Monday, February 22, 2010

Practice. Practice. Practice.

In my perseverating way I have been wringing my hands over the last two posts—is it that depressing here? Am I that down low? Is it just the F month? And then comparing my thoughts with the blog of another teacher—she’s here with her almost-three year-old daughter, just the two of them. She writes in a lovely way, her way, and observes some of the same disparities I witness here too: the poverty, the wild wealth, the prostitution, the posh hotel and club scene: as she says, the poetry and potential that is any city, anywhere. She references Whitman, his song in praise of humanity and New York, includes photos of the neighborhood and its people and her daughter navigating all of it. The view was familiar (the hanut, the alley across the way, the woman who sits on the sidewalk with her son who has Down’s Syndrome)—and also very much her own.

That little moment (reading her version, thinking about mine) taps a gear that has long been in motion in me. Do you want to read on? Don’t if you’re only sniffing for things Moroccan. And read on only if you like falling through the trap-door of someone else’s adolescent self, and you don’t mind the familiar dark. I struggle with how much that I already don’t like in myself am I passing on to Hazel? I struggle with those unprofitable comparisons with someone else’s life, someone else’s way (or, because of where I am in my own head, what I perceive that way to be in comparison to mine). On another friend’s blog (I’ve known her since high school; she’s an assistant professor in comparative literatures, an Arabic specialist)—she mentions briefly her gratitude to her parents for endowing her with a confidence disproportionate to her talents, such as they are. Self-deprecating, yes—but she is indeed talented, and funny, and will articulate your pants clean off. (You will be complicit, and yet not feel naked.)

I’m reading Bird By Bird, Anne Lamott’s instructions for writing and living. It reminds me that I saw her two years ago—she was in public, but privately. I was in the balcony of the Berkeley Repertory Theater watching Carrie Fisher rollick through Wishful Drinking, on a date with myself while Paul hung out with Hazel. Right before intermission, Anne Lamott’s brother Steve Lamott (I only later put it together to figure out his identity) was invited, first-name-plus-last-name, up onto the stage from the fifth row—for audience participation involving a life-sized Princess Leia doll. To open the second half, Carrie Fisher re-invited him back up to receive a “you were so game with that blow-up doll!” thank-you gift and to take a birthday gift back to “Anne”—who was there, I could see, sitting almost beneath me. Carrie Fisher didn’t say her full name, but I was guessing, especially since I’d seen a dread-locked distinguished-looking woman in the lobby. Then Carrie Fisher led us (a mostly-full theaterful of people) in a round of happy birthday. Kind of odd, but interesting. They must know each other somehow. (Famous women with lots to say whose dads were famous too?)

Lamott’s tone is wry and wise—you know that voice? And she’d had that soft presence in that public space when she was being private—though maybe, as I think of it now, there was an inaudible little rushing in-take of breath, an invisible shimmer of recognition all around her as she moved, graceful, through the intermission lobby. And she can tell a story. A friend back in the States, when I said I was reading her, said “kind of loony and high maintenance.” Which is also true. When my friend said that (chatted that—typed it) I realized I’d been clinging to Lamott’s ribbon of words—a little tight. I realized I’d been reading into her work my own desire for a mentor, some external force that validates and gratifies and encourages (and one that’s not my dear folks—Hi Mom and Dad!). She also, at every turn, exhorts the irreplaceable and all-important act of showing up at your own desk. Practice. Practice. Practice.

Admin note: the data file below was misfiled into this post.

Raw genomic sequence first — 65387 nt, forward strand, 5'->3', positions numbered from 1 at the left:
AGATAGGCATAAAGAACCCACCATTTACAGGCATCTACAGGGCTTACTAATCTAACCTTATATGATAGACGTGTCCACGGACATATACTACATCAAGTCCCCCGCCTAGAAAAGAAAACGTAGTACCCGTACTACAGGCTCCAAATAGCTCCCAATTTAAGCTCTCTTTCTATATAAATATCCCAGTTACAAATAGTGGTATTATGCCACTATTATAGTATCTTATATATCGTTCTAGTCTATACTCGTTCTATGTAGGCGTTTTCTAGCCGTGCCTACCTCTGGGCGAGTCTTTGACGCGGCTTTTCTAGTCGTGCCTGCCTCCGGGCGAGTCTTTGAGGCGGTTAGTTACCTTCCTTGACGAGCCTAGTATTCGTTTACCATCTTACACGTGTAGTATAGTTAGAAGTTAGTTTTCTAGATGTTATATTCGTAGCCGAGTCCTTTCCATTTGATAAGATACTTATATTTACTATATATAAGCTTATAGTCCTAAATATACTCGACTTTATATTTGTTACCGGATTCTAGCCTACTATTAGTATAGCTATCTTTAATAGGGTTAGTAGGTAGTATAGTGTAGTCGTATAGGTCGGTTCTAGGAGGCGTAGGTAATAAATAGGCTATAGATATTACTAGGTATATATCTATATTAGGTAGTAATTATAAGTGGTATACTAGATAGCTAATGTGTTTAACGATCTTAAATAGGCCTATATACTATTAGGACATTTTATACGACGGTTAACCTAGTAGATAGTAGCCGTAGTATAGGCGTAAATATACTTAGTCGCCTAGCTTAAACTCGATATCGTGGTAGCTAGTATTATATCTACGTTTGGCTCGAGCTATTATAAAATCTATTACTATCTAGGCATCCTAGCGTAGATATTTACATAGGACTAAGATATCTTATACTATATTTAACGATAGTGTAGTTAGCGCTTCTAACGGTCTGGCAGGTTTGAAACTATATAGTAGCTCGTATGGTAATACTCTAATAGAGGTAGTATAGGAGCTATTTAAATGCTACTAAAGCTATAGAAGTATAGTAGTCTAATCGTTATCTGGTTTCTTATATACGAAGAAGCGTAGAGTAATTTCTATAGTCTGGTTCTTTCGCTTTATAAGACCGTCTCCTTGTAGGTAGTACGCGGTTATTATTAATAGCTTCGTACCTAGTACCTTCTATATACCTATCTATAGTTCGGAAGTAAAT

Cut to the music building, Hayden Hall, far southwest corner of campus, the large second-floor classroom that looks north. 1987. Mr. Appling, the music teacher, says to me (I am fifteen), “You cannot drive a car very far in first gear, can you?” He smiles. Sucks his teeth, looks out the window, eyes still smiling. “And not practicing is like staying in first gear.”

Walking with Paul and Hazel at dusk through the flashing traffic last night, a memory floated up from the depths. We’re driving up to Cleveland to see my cousin. I am maybe nine. I sit hunched in the backseat of the green VW bug, low enough so that seen from the outside you cannot tell where my hair stops. I’m using my mom’s comb (plastic, so it rasps a little) and I drag it in long exaggerated gestures through my hair so as to make all the people in the other cars (looking intently at the blond girl in the back seat as they pass us) think that my hair is long, long, long—instead of regulation-shoulder-length. I am happy, as I remember it, working away at this subterfuge. But what a goofy thing to do. Why the elaborate (delusional, pointless) charade? OK.

All that energy expended on what you think other people are thinking, and its twin impulse—all that energy expended on how you think you might measure in comparison to other people. Sigh. It’s a crushing pair when you can’t push them both off, when you can’t let yourself be humbled by another reality elsewhere.

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